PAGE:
Post-Georges Disaster Mitigation Overview


Hurricanes and tropical storms periodically wreak havoc in the Caribbean, creating conditions of disaster among the general population and destroying infrastructure. The capacity of small island states to stabilize and resume normal economic activity following hurricane-induced setbacks depends upon several factors, including the initial level of hazard vulnerability, the size of the country's international reserves, the country's capacity to organize external financial aid flows and the speed with which normal trade patterns can be reestablished.

Hurricane Georges, a category 3 storm, struck the Eastern Caribbean islands of Antigua and Barbuda and St. Kitts and Nevis, 20-22 September 1998. The hurricane caused severe damage to economic and social infrastructure and dealt a serious blow to both islands' economies. In St. Kitts and Nevis, the hurricane affected 85 percent of the housing stock, the majority of schools (including half of the schools that had been designated as shelters) and the general hospital. Electrical, telephone, water and transportation infrastructure were also damaged. One-third of the country's hotel rooms were damaged and up to half of the sugar cane crop was lost. In Antigua, the south coast of the island suffered most of the damage, with 400 homes destroyed, disrupted electrical supply and damage to a number of health facilities. The tourism sector, livestock and fisheries also suffered significant losses.

In response to the damages from Hurricane Georges, the US Agency for International Development-Jamaica/Caribbean Regional Program (USAID-J/CAR), established a program entitled Hurricane Georges Reconstruction and Recovery in the Eastern Caribbean, targeting Antigua and Barbuda and St. Kitts and Nevis. This program included three components: restoring hospital services (St. Kitts only), enhancing local capacity for disaster mitigation and reactivating economic activities. The Organization of American States' Unit for Sustainable Development and Environment (OAS/USDE) implemented the disaster mitigation capacity building component for USAID-J/CAR, under the project Post-Georges Disaster Mitigation (PGDM).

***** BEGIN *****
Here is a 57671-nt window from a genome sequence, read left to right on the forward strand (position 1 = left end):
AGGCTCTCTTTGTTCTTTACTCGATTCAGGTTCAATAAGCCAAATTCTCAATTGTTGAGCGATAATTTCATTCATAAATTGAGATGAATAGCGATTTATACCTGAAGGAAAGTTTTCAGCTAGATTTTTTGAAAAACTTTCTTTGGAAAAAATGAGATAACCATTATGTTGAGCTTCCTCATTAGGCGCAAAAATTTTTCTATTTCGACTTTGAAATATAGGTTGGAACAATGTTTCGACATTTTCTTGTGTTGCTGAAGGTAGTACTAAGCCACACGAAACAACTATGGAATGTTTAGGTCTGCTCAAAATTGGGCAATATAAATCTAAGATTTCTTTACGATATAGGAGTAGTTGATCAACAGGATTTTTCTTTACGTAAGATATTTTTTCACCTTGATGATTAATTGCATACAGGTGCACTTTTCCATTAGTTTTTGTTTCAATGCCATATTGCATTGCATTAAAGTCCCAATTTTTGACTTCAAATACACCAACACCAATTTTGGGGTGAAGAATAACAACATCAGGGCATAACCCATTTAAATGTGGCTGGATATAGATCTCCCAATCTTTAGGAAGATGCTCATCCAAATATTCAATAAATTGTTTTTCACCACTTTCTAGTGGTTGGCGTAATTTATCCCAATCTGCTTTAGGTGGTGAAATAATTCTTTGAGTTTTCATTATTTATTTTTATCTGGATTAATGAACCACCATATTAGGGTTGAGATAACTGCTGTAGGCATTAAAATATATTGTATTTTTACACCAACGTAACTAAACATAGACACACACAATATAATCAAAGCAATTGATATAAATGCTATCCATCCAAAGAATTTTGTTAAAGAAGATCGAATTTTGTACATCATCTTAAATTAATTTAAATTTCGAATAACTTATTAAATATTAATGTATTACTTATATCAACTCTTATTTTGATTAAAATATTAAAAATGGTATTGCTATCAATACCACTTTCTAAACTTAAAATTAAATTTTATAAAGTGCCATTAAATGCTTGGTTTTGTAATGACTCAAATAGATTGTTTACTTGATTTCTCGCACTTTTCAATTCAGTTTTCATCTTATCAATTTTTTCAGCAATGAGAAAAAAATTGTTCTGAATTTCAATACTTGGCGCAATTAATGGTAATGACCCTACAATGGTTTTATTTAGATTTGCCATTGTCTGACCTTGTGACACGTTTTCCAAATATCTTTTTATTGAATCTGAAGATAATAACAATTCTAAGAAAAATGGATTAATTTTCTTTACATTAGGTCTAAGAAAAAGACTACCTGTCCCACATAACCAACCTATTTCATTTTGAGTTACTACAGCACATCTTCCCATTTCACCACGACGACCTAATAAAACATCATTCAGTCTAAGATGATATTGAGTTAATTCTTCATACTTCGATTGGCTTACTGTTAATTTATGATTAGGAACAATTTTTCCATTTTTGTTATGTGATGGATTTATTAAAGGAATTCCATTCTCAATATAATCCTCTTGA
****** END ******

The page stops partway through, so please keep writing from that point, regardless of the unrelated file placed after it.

Post-Georges Disaster Mitigation Program

The goal of the PGDM program was to reduce the vulnerability of population and economic activities in St. Kitts and Nevis and Antigua and Barbuda to natural hazards, including tropical storms and related flooding and seismic and volcanic hazards, through enhanced capacity for hazard mitigation. Under this broad goal, four specific objectives were pursued in each country:

  1. Develop, adopt and begin implementation of effective national hazard mitigation policies and operational plans.
  2. Adopt national building codes and improve building practices.
  3. Establish comprehensive national emergency shelter policies and programs, with appropriate training for emergency and shelter managers.
  4. Increase public understanding of the need and options for hazard mitigation, through public information and education programs.

Further information about these activities and the overall project is available in the full project proposal.

As natural hazards affect all economic and social sectors in these countries, development of an appropriate response must also be multi-sectoral. To ensure an integrated approach to hazard risk reduction under this project, disaster mitigation councils were established to guide project planning and execution. These councils are composed of public- and private-sector representatives of the national disaster office, physical planning, economic planning, the insurance sector, the tourism sector and NGOs, such as the national development foundations. Activities under the PGDM built on the experiences and lessons of the USAID/OAS Caribbean Disaster Mitigation Project.

Program Details

Period of Activity January 2000 - July 2001
Funding Agency USAID/J-CAR in Kingston Jamaica
Implementing Agency OAS Unit for Sustainable Development and Environment

USAID/OAS Post-Georges Disaster Mitigation:

Page last updated on 17 Sep 2001